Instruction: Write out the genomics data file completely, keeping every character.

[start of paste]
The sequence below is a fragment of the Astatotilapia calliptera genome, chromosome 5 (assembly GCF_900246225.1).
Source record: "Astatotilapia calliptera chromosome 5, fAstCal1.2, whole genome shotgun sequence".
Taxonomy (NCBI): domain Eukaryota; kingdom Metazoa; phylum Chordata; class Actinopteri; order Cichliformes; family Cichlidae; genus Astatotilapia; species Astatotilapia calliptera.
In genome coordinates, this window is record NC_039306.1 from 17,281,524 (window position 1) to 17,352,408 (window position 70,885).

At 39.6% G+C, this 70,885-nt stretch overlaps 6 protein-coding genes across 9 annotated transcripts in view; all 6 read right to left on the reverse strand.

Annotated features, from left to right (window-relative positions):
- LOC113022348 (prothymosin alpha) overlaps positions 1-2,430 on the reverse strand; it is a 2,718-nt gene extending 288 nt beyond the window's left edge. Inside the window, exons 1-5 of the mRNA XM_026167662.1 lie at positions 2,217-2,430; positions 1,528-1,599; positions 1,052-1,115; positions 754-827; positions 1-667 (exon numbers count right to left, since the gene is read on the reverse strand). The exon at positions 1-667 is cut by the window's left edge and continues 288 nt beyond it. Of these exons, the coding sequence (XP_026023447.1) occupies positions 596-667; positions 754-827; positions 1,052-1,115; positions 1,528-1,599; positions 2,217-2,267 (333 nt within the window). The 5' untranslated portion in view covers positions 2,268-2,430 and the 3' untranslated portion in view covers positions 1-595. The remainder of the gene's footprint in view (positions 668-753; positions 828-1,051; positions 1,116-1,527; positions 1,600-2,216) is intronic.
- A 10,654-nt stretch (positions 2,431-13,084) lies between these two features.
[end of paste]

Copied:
The sequence below is a fragment of the Astatotilapia calliptera genome, chromosome 5 (assembly GCF_900246225.1).
Source record: "Astatotilapia calliptera chromosome 5, fAstCal1.2, whole genome shotgun sequence".
Taxonomy (NCBI): domain Eukaryota; kingdom Metazoa; phylum Chordata; class Actinopteri; order Cichliformes; family Cichlidae; genus Astatotilapia; species Astatotilapia calliptera.
In genome coordinates, this window is record NC_039306.1 from 17,281,524 (window position 1) to 17,352,408 (window position 70,885).

At 39.6% G+C, this 70,885-nt stretch overlaps 6 protein-coding genes across 9 annotated transcripts in view; all 6 read right to left on the reverse strand.

Annotated features, from left to right (window-relative positions):
- LOC113022348 (prothymosin alpha) overlaps positions 1-2,430 on the reverse strand; it is a 2,718-nt gene extending 288 nt beyond the window's left edge. Inside the window, exons 1-5 of the mRNA XM_026167662.1 lie at positions 2,217-2,430; positions 1,528-1,599; positions 1,052-1,115; positions 754-827; positions 1-667 (exon numbers count right to left, since the gene is read on the reverse strand). The exon at positions 1-667 is cut by the window's left edge and continues 288 nt beyond it. Of these exons, the coding sequence (XP_026023447.1) occupies positions 596-667; positions 754-827; positions 1,052-1,115; positions 1,528-1,599; positions 2,217-2,267 (333 nt within the window). The 5' untranslated portion in view covers positions 2,268-2,430 and the 3' untranslated portion in view covers positions 1-595. The remainder of the gene's footprint in view (positions 668-753; positions 828-1,051; positions 1,116-1,527; positions 1,600-2,216) is intronic.
- A 10,654-nt stretch (positions 2,431-13,084) lies between these two features.